How to Block Disposable Email Providers in Node.js?

If you’re running a successful consumer-facing app or a business, abuse will start biting you sooner or later. If you’ve a sign-up screen, this takes the form of using disposable email providers. Google “temp email” and you’ll come across thousands of websites providing free temporary emails. Granted, there could be a genuine reason to use these services—privacy, for eg, but more often than not, temporary emails are exploited by abusers and freeloaders.

If are running a SaaS, and have a free plan, this takes the form of abusers creating tens of accounts with temporary emails to exploit the free plan.

Here are a few ways you block these emails. 0

Blocking With a Package

There are various packages that maintain a list of disposable emails and offer a handy API to detect them. disposable-email-domains is a popular one that has a decent maintenance history.

You can use it to verify the email’s domain like this during the sign-up process:

const disposableEmailDomains = require('disposable-email-domains');

function isDisposableEmail(email) {
  const domain = email.split("@")[1];
  return disposableEmailDomains.includes(domain);

if (isDisposableEmail( {
  return res.status(400).json({
    error: "Disposable email addresses are not allowed"

res.json({ message: "User registered successfully" });

This is a simple and straightforward method, but there are a couple of problems with this approach:

  1. You’re entirely reliant on the package’s author effort to maintain the list.
  2. You can’t add the domains you found abusing to the list.
  3. Keeping a huge file loaded in memory has a needless cost.

To deal with the first two drawbacks, you can copy the list locally and not rely on the package. If you find a new domain, you can commit a new change to the list.

Blocking Using a Database

Even keeping the list locally has its own set of issues. To update an email, you’ve to go through the whole deployment cycle. This can be easily solved by keeping a list in your own database and verifying the email using a query.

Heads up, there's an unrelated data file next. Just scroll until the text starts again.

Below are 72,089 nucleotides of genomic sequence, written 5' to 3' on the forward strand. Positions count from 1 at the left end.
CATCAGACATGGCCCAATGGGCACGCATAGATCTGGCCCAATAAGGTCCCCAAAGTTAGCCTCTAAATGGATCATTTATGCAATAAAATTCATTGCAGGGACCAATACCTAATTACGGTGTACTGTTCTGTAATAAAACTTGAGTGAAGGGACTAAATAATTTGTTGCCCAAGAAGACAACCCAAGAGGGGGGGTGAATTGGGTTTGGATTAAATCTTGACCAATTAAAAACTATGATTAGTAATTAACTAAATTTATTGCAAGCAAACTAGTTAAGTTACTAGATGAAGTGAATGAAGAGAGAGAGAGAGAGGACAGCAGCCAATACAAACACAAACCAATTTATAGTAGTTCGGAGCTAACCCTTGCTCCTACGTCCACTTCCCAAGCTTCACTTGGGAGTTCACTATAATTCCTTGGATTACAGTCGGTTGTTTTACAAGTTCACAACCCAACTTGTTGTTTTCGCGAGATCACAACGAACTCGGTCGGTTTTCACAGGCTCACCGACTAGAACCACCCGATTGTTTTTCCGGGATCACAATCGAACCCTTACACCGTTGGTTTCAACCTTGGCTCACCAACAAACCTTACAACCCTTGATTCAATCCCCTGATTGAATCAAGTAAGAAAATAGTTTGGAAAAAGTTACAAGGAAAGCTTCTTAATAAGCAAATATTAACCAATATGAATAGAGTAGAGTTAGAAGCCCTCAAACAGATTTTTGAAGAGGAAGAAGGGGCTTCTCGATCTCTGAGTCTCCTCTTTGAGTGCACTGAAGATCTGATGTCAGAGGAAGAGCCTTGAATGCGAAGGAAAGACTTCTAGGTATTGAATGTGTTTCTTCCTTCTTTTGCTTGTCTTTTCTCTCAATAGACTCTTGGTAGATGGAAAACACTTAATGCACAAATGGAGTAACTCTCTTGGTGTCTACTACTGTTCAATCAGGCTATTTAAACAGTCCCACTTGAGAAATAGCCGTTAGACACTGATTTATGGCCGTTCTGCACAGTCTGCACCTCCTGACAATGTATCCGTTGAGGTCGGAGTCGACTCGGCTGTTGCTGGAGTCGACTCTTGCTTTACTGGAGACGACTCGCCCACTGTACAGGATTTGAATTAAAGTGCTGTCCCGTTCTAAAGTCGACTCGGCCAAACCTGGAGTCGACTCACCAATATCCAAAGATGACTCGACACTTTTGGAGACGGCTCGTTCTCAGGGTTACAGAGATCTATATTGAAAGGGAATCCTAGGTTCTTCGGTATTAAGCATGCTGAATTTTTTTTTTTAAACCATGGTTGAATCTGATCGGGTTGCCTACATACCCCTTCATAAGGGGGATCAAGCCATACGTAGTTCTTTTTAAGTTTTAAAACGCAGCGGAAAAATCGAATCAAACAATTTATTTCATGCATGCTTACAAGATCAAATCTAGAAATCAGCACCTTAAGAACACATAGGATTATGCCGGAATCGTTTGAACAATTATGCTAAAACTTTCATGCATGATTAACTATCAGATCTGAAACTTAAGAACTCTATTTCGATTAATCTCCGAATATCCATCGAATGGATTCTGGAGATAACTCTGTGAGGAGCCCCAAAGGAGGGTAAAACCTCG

Here’s how you can do it with Postgres. First, we need to define the table. This would only contain a single column called domain.

CREATE TABLE disposable_domains(

Next, we can import disposable emails into this table using Postgres’ COPY command.

psql "$DB_STRING" -c "\COPY disposable_domains(domain) \
  FROM './domains.csv' \

You can get domains.csv from here.

You can query if the domain exists in that table using this:

SELECT 1 FROM split_part(email, '@', 2) IN (SELECT domain from disposable_domains);

Combining the query with the Node.js code:

async function isDisposableEmail(email) {
  const result = await db.query(`
    SELECT 1 FROM split_part(?, '@', 2) IN (
      SELECT domain from disposable_domains
  `, [email]);

  if (result) {
    return true;

  return false

if (await isDisposableEmail( {
  return res.status(400).json({
    error: "Disposable email addresses are not allowed"

Blocking Using an External Service

Blocking with an external service is an excellent alternative if you don’t want to rely on a stale list or want to get more details than just whether it’s disposable or not.

One such service Mailgun’s verify. It allows you to send a request and get details about the address in return.


curl --user 'api:PRIVATE_API_KEY' -X POST \ \
    -F address='[email protected]'

    "address": "[email protected]",
    "is_disposable_address": false,
    "is_role_address": false,
    "reason": [mailbox_does_not_exist],
    "result": "undeliverable",
    "risk": "high"

To use Mailgun’s Verify API, you can use axios:

const axios = require('axios');

const isDisposableEmail = async (email) => {
  const apiKey = 'MAILGUN_API_KEY';
  const result = await axios({
    method: 'GET',
    url: '',
    params: {
      address: email
    auth: {
      username: 'api',
      password: apiKey || ''

  if (result.is_disposable_address) {
    return true;

  return false;

if (await isDisposableEmail( {
  return res.status(400).json({
    error: "Disposable email addresses are not allowed"


Few might say that blocking disposable email addresses is neither a full-proof solution nor ethically correct from a privacy standpoint. Both statements are correct, but when running a business, it’s important to think in terms of practical benefits. If blocking disposable email addresses rarely blocks genuine users, and reasonably restricts abusive users, there’s no reason why you shouldn’t.